Pettington Park review
Pettington Park is a new Google+ release, developed by Loot Drop and published by Zynga. The game is a markedly different experience from the developer’s other recent release Ghost Recon Commander, but as other developers and publishers are starting to abandon G+ as a viable social games platform, will this title have what it takes to survive on Google’s social network?
Pettington Park is a game that tasks players with building a successful amusement park for either the dogs or cats faction, who are locked in an eternal struggle for supremacy. The player selects their faction and designs an avatar of the appropriate species upon starting the game for the first time, and is unable to change this choice once play has begun — though their avatar can be outfitted with alternative clothing items. Faction choice determines which team players will be on in the game’s light player-vs-player elements, and also affects the ongoing narrative that runs through the game’s quests.
There are lots of things to do in Pettington Park. Primarily the player will be concerned with securing a source of income in the early stages of the game, which comes from constructing arcade machines. This is accomplished in the same way as building structures in similar titles — structures are placed from the shop, and then require several clicks’ worth of energy plus some collectible resources to complete. Players may ask friends for resources, but most can either be scavenged or purchased, meaning solo players are able to make progress without running into a form of friend gate.
Each arcade machine comes from a particular region, most of which are groan-inducing animal-themed puns on real-world countries, and placing decorations from that region near the relevant arcade machines boosts their profitability and the potential for high scores — for all the machines are playable, offering a variety of minigames ranging from takes on pachinko to match-3 puzzlers.
Pettington Park’s non-player characters will occasionally wander over and play the arcade machines, providing the player with a slow source of income. But if the player wishes to compete in the “cats vs dogs” component of the game, they will have to play the games themselves. This costs “tokens” to accomplish. Tokens are an in-game currency that is reserved purely for playing the arcade machines, and are stored separately from the player’s energy, soft and hard currency stocks. Additional tokens may be acquired by visiting friends, allowing social players to make larger contributions to the “war” effort. Upon completing a play session, the player’s high score is tallied and boosted by any nearby appropriate decorations. The player is then given a rundown of how cats and dogs are shaping up against each other in the overall war effort, and is then encouraged to play more either to secure their faction’s lead or to retake the top spot from their opponents. A detailed weekly “challenge checklist” allows players to see how the two factions compare in terms of specific game high scores, number of plays, number of machines built and total scores. The challenges reset every week, allowing for balanced competition.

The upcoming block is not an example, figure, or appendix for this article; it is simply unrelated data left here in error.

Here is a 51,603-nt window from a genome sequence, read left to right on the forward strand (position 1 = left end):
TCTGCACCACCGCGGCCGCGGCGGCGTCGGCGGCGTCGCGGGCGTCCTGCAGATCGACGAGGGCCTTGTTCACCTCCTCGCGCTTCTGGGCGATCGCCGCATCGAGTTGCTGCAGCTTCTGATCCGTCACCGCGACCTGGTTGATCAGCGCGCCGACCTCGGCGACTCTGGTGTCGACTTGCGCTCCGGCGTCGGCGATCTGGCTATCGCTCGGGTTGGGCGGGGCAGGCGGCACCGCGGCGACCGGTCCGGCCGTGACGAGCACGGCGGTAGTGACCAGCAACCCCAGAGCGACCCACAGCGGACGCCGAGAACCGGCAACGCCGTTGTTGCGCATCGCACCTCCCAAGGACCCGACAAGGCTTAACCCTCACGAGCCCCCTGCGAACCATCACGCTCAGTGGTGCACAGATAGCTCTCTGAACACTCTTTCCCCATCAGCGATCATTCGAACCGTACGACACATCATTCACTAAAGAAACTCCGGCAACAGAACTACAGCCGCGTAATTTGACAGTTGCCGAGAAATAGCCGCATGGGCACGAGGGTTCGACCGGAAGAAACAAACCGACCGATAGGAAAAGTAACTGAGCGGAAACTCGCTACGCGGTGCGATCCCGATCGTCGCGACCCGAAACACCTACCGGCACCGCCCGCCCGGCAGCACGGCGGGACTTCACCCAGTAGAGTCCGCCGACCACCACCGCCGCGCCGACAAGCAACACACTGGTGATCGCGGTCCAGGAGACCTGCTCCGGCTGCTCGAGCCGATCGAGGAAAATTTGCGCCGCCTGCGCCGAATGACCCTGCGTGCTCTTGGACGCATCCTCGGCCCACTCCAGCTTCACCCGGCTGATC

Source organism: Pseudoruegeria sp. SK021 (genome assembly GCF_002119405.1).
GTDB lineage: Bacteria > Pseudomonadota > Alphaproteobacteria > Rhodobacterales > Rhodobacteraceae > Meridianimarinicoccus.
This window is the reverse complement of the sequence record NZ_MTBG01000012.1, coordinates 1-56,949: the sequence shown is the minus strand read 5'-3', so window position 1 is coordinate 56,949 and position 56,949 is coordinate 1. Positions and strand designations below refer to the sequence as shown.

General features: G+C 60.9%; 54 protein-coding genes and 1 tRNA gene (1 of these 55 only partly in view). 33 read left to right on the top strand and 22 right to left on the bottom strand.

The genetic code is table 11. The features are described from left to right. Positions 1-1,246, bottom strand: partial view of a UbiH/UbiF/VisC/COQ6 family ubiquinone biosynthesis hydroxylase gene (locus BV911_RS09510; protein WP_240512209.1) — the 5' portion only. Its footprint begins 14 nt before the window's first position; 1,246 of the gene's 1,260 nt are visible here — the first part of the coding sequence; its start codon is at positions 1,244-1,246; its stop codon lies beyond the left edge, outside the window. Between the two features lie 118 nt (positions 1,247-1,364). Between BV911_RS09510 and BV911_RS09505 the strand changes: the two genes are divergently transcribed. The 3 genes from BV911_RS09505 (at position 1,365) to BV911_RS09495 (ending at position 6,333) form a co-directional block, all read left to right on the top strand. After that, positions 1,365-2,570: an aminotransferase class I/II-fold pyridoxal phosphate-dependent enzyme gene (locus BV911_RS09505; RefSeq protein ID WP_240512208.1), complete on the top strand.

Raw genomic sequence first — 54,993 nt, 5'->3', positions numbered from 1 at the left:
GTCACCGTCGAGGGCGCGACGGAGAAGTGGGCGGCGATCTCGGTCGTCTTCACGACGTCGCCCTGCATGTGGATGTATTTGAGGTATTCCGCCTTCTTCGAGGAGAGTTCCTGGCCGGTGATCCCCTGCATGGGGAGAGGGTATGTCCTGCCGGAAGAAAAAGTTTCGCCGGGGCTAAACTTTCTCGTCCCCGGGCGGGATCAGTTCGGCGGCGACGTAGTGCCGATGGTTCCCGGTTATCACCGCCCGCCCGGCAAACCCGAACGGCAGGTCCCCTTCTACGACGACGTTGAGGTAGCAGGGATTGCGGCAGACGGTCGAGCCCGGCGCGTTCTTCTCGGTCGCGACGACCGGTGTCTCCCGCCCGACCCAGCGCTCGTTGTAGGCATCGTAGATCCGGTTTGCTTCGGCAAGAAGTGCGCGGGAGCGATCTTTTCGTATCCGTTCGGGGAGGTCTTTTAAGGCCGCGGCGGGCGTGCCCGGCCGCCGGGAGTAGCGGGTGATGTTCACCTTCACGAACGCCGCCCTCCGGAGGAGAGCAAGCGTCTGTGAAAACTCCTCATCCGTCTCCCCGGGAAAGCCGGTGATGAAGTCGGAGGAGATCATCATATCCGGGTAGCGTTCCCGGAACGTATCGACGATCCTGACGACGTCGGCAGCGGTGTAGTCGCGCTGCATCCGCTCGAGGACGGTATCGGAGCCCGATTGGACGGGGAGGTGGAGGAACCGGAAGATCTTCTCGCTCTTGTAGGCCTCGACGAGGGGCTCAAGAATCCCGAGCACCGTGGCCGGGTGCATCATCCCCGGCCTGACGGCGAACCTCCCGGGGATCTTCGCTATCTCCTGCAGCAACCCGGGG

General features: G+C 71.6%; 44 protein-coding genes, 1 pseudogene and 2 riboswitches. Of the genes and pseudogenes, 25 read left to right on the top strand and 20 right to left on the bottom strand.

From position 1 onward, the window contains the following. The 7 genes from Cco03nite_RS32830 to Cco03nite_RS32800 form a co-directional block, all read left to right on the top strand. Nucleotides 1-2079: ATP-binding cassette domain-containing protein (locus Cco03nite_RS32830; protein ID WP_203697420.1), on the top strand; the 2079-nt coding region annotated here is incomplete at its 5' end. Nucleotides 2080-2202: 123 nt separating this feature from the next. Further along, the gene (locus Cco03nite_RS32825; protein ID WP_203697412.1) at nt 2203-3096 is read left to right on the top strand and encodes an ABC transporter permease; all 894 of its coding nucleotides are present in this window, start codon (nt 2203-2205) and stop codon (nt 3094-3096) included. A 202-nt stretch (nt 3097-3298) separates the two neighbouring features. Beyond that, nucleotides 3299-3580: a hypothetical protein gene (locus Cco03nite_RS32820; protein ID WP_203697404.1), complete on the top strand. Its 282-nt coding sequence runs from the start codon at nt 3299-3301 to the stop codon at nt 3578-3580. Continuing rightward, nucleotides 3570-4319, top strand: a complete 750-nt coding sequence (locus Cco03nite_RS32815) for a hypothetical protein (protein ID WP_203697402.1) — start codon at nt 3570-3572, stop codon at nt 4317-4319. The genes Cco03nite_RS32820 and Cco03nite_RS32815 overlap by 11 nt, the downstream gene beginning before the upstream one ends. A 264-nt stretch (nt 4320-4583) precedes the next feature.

Pettington Park is clearly trying to provide something a little different from conventional building games, and in that respect it succeeds quite well. The inclusion of the playable minigames helps break up the monotony of clicking on things to harvest resources, and also provides players with something to do while their energy restores. The player-vs-player component (or, perhaps more accurately, faction-vs-faction) also helps provide an incentive for players to check in on the game more regularly, particularly if they are competing against a friend in a rival faction. The game’s story — in which the player’s avatar is an important character with its own dialogue rather than a passive, silent observer — is gradually revealed through some of the game’s quests, also adds an element of intrigue to the proceedings and further incentive for players to keep playing.
The only question looming over the game is whether it will be a success in the long run. As we have already seen from Wooga’s departure and EA’s closure of Bejeweled Blitz, developers and publishers are seemingly starting to lose faith in G+ as a viable platform. At present, Pettington Park does not feature many avenues of monetization — at present, hard currency is only used for speeding up the “reboot” of an arcade machine after its income has been collected, a couple of vanity items for the player avatar, and energy/token top-ups. For the game to be profitable, it is going to need to attract a decent-sized audience. Judging from the in-game statistic on the number of “Pawchinko” machines built — the first arcade machine players are given access to — there appears to be something in the region of 12,000 players playing at the time of writing, though this is obviously an imprecise calculation. Whether or not the game will be successful in the long run depends entirely on whether Loot Drop and Zynga are able to acquire sufficient users to make the game sustainable. If they can’t, it would be a shame not to see the game launch on Facebook instead — it’s a good quality experience that offers something a bit different from the usual.
A good game that is very much worth playing, though whether or not the choice of Google+ as its launch platform was a smart one remains to be seen.